May 5, 2022

Thermal Comfort Conditions for the Workplace

What is Thermal Comfort?

Thermal comfort is a person’s perception, so how they feel is related to the temperature and air quality of a space. An example of this is feeling too hot or too cold.

The American Society of Heating, Refrigerating and Air-Conditioning Engineers (ASHRAE) defines “Thermal comfort as that condition of mind which expresses satisfaction with the thermal environment. Because there are large variations, both physiologically and psychologically, from person to person, it is difficult to satisfy everyone in space. “

What are the factors and parameters which determine thermal comfort?

We need to consider SIX main factors, which are categorized into,

Personal factors – Clothing insulation, Metabolic heat

Environmental factors – Air temperature, Radiant temperature, Air velocity, Humidity

These SIX parameters interact together to determine whether a person will be experiencing thermal comfort or not.

Now, let us look at each of these parameters:

  • Clothing Insulation
  • Metabolic Heat
  • Air Temperature
  • Radiant Heat
  • Humidity
  • Air Velocity

Why is Thermal Comfort Important?

It is important to keep these factors in mind when designing, so you can improve the quality of people’s lives. The more comfortable we are in space, the more livable it is.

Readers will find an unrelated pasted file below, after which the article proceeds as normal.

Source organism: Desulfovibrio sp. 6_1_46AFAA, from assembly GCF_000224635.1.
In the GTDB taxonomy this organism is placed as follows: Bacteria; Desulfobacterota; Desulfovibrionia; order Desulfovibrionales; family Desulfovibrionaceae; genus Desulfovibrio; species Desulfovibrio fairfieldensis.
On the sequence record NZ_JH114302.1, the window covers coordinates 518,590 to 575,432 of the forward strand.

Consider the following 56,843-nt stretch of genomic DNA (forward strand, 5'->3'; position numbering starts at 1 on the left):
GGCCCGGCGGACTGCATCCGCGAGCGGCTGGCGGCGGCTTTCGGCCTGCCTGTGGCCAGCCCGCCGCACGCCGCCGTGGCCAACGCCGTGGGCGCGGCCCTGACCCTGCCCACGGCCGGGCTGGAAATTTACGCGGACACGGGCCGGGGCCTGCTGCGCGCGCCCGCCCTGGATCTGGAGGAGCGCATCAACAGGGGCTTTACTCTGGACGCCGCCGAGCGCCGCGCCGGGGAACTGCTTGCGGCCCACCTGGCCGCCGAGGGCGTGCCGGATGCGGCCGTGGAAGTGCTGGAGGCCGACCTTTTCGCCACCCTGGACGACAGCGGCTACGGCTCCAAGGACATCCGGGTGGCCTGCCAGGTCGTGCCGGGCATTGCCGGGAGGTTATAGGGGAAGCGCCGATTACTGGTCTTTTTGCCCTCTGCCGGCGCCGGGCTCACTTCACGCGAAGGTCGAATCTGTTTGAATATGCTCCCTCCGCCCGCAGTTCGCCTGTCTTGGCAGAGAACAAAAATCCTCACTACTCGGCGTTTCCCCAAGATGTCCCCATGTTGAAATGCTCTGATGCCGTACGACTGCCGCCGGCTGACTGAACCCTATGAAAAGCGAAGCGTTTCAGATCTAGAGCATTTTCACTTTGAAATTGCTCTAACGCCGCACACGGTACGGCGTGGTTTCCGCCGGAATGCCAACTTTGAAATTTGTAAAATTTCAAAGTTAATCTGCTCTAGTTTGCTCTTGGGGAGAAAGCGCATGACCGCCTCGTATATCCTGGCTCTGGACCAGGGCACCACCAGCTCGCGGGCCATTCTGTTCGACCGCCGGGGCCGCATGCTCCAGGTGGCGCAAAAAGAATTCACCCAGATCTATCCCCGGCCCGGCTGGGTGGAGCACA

Good thermal comfort keeps our body healthy and even helps our productivity. People working in uncomfortably hot and cold environments are more likely to behave unsafely because their ability to make decisions and perform manual tasks deteriorates. For example, reduced ability to concentrate on tasks may cause an increase in errors; workers avoid using personal protective equipment in hot environments, increasing the risks. The Health and Safety Executive puts forth the following control measures to control thermal comfort in the workplace.

  • Control the environment by replacing hot air with cold air or vice versa as required
  • Separate the source of heat or cold from the employee by erecting barriers that shield or insulate the work area or restrict access
  • Reducing the time of exposure to extremes of temperatures and controlling the rate of work employees are expected to do
  • Rescheduling the work time by scheduling hot work during cooler times of the day
  • Appropriate clothing to enable employees to make reasonable adjustments to their clothing based on their individual needs
  • Provision of mechanical aids to reduce the force exerted for a physically demanding job in hot temperatures
  • Provide appropriate supervision and training
  • Where possible, remove all restrictions that may prevent employees from making minor adjustments to their clothing or work rate and allow employees to adjust thermostats or open windows as appropriate

As an employer, you should be aware of these risks and make sure the underlying reasons for these unsafe behaviors are understood and actively discouraged and prevented.

Article written by:

Mr. Dilip Madurai – MET, CSP, IDip NEBOSH ,HSE Lead Tutor, Green World Group – Dubai

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